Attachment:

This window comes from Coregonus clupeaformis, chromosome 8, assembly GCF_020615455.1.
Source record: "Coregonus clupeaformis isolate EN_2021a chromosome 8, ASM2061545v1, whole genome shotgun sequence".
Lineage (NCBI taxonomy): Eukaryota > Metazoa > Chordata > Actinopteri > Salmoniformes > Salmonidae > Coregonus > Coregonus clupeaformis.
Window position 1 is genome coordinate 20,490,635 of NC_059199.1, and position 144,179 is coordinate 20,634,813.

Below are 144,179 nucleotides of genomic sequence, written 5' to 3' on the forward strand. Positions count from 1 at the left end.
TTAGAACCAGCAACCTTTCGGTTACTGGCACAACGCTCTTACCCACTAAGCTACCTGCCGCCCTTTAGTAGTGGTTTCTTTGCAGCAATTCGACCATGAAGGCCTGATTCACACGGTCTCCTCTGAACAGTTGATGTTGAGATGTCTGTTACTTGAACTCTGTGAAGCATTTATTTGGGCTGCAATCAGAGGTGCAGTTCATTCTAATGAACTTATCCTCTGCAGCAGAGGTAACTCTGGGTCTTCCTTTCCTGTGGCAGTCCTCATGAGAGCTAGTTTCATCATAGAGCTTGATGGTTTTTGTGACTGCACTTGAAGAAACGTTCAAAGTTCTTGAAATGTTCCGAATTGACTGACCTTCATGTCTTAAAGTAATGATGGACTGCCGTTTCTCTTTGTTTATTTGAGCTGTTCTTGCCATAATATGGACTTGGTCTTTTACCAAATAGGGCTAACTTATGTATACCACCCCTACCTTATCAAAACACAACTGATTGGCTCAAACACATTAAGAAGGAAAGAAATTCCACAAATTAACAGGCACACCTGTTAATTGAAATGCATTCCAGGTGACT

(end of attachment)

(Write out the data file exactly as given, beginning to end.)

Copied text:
This window comes from Coregonus clupeaformis, chromosome 8, assembly GCF_020615455.1.
Source record: "Coregonus clupeaformis isolate EN_2021a chromosome 8, ASM2061545v1, whole genome shotgun sequence".
Lineage (NCBI taxonomy): Eukaryota > Metazoa > Chordata > Actinopteri > Salmoniformes > Salmonidae > Coregonus > Coregonus clupeaformis.
Window position 1 is genome coordinate 20,490,635 of NC_059199.1, and position 144,179 is coordinate 20,634,813.

Below are 144,179 nucleotides of genomic sequence, written 5' to 3' on the forward strand. Positions count from 1 at the left end.
TTAGAACCAGCAACCTTTCGGTTACTGGCACAACGCTCTTACCCACTAAGCTACCTGCCGCCCTTTAGTAGTGGTTTCTTTGCAGCAATTCGACCATGAAGGCCTGATTCACACGGTCTCCTCTGAACAGTTGATGTTGAGATGTCTGTTACTTGAACTCTGTGAAGCATTTATTTGGGCTGCAATCAGAGGTGCAGTTCATTCTAATGAACTTATCCTCTGCAGCAGAGGTAACTCTGGGTCTTCCTTTCCTGTGGCAGTCCTCATGAGAGCTAGTTTCATCATAGAGCTTGATGGTTTTTGTGACTGCACTTGAAGAAACGTTCAAAGTTCTTGAAATGTTCCGAATTGACTGACCTTCATGTCTTAAAGTAATGATGGACTGCCGTTTCTCTTTGTTTATTTGAGCTGTTCTTGCCATAATATGGACTTGGTCTTTTACCAAATAGGGCTAACTTATGTATACCACCCCTACCTTATCAAAACACAACTGATTGGCTCAAACACATTAAGAAGGAAAGAAATTCCACAAATTAACAGGCACACCTGTTAATTGAAATGCATTCCAGGTGACT